You can follow me on Amazon too
Mum’s the Word is, on the face of it, a murder story. But it’s not a mystery. In fact, the reader knows who committed the murder right away. Instead, it’s a journey and exploration into many themes of women’s place in the male dominated world of farming, of close relationships in families – marriage, parenthood, domestic abuse, love, betrayal and reconciliation. That sounds like a hard read, but I took the opportunity to mix in a lot of comedy, because as women, we have to carry on; and sometimes, the friendships that we rely on to get us through contain a lot of funny moments.  
And finally, if you could be a character in any book you have read, who would it be and why?
What are you reading just now?
I’m on Facebook and my author page is
How did you come up with the title for your book?
I think as a teenager, writing was a therapy and mode of expression, and then as I grew older, it became, through essays to complete my Open University degree a way to communicate knowledge and then in the magazine articles a way to inspire and gently pass on that knowledge. I wrote a mini autobiography (Living off the Land) in 202, which was very difficult to write as it was both so personal, and helped me to work through the very complex relationship I had with my mother, including her deterioration with dementia. The book is very honest and at times is hard to read, but I have been pleased to receive some feedback from other carers of dementia sufferers who said that I had encapsulated and voiced many of the negative feelings they had whilst caring for loved ones.  In my first novel, ‘Mum’s the Word’ published in 2021, I decided to try a completely new genre (basically – to see if I could entertain instead of educating) I hoped to combine a few of my loves (farming and orchards), with my previous knowledge from working in the police.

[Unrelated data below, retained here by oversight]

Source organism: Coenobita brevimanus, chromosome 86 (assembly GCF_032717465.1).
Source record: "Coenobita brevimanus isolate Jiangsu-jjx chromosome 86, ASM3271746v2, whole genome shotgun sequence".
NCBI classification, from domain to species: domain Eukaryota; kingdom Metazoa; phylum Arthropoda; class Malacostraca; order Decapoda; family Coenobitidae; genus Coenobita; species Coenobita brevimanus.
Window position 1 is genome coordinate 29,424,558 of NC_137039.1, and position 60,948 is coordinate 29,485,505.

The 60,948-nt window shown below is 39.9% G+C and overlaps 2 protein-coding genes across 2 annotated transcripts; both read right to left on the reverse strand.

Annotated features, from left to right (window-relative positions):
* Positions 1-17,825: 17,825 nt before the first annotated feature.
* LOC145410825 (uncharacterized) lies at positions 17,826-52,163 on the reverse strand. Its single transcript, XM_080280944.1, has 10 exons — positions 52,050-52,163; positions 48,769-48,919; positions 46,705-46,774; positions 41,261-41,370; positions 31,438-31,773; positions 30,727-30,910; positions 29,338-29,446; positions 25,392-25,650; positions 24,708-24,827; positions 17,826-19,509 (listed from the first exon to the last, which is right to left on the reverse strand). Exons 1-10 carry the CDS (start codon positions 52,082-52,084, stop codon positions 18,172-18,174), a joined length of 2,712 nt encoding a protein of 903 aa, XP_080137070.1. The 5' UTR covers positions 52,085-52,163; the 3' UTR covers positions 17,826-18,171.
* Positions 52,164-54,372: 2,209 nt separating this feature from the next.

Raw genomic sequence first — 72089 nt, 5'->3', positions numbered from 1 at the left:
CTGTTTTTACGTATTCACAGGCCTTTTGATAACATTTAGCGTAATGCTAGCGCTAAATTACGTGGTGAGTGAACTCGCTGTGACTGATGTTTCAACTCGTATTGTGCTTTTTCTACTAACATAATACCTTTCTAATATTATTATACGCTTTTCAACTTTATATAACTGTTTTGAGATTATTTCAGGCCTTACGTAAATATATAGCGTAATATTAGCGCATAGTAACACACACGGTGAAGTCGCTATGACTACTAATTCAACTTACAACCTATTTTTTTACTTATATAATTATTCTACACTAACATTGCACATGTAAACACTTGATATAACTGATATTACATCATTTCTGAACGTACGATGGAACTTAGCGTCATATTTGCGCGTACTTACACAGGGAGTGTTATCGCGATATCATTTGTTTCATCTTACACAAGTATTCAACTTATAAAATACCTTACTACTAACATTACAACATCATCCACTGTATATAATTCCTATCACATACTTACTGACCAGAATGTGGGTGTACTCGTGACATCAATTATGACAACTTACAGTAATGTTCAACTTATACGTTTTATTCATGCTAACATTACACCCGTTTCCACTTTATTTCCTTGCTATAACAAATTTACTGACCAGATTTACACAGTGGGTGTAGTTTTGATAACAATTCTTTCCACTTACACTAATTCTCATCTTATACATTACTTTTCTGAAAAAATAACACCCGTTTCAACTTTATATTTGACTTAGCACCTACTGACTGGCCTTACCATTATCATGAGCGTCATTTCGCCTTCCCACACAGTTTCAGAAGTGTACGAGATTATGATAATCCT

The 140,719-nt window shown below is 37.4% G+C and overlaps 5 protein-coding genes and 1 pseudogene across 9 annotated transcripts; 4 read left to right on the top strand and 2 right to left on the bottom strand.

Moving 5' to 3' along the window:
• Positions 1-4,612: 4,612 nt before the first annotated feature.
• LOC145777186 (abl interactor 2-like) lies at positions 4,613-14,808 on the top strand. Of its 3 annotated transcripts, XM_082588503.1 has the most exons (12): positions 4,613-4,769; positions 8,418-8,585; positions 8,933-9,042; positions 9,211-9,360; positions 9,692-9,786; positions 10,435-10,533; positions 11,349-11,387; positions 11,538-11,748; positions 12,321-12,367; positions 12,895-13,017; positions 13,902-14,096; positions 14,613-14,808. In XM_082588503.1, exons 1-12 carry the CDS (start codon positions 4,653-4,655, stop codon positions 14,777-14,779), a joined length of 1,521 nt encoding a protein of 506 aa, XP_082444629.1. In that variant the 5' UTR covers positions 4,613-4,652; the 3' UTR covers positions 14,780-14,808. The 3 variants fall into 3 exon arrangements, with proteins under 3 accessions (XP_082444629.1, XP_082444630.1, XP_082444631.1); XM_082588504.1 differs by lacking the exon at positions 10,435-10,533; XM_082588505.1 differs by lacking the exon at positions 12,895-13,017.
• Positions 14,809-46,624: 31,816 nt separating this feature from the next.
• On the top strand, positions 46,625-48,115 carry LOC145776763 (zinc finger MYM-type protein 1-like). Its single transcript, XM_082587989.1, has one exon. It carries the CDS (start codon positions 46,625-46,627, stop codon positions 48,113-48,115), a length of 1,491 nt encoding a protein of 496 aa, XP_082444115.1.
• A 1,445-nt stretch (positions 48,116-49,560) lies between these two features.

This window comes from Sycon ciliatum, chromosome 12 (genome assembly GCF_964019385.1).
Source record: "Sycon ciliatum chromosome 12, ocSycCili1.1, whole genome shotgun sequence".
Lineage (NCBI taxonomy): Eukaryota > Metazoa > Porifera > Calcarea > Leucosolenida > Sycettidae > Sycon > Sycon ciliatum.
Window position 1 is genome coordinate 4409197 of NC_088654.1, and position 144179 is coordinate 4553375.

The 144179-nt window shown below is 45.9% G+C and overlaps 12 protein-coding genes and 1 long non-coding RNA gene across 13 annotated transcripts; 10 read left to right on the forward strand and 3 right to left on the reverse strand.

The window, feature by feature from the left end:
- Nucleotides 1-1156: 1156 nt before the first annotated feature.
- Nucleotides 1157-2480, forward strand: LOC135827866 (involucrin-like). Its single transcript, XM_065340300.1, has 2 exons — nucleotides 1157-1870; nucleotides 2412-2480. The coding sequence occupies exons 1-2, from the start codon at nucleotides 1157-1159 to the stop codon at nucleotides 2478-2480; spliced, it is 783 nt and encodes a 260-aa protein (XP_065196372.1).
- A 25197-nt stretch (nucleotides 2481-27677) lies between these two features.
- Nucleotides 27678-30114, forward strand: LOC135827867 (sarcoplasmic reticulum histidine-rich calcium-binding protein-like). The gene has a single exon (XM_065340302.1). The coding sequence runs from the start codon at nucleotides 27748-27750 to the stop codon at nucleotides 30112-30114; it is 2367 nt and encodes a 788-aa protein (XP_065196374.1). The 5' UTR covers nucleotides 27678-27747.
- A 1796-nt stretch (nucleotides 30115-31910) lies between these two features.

Apart from Mum’s the Word, of course, I’d recommend Buddha Da by Anne Donovan. It’s funny, with brilliant characters, but with an insight we can all learn from.
Tell me about your journey to publication
I was approached via an acquaintance to write for their publisher as they were interested in producing a smallholding book.  A long discussion ensued, as I felt the traditional ‘How to’ on a smallholding had been done to death and would have no commercial value, and that we needed to find a more commercial hook for the aim of the book. Finally, they accepted my idea of how to make a smallholding profitable, and the book was then published in 2019 as The Sustainable Smallholder’s Handbook. Despite its success, I was unhappy with many aspects of this publishing partnership and I broke with them, taking back my copyright in late 2020. I decided to independently publish from then on; created Fat Sheep Press as my imprint and republished the updated and edited book as Sustainable Smallholding. All my titles have now been independently published.
Do you have a work in progress just now?
I’m reading Zen and the Art of Motorcycle Maintenance, by Robert M. Pirsig. It’s hard going as it needs to be read slowly and absorbed and thought upon as you go, but now, after just a few chapters, I can see why it’s a classic.
Is there a book you’d love to see made into a film?
The title almost manifested itself the moment I decided to write the book. I was chatting to my husband about how many domestic murders would never be solved as the perpetrators would always get away with it if they could only be sensible and never tell anyone. As a retired police officer, I’m aware that there are many suspicious deaths that the husband or wife would manage to make it look like a tragic accident; and the title just came naturally, and this was the germ of the story.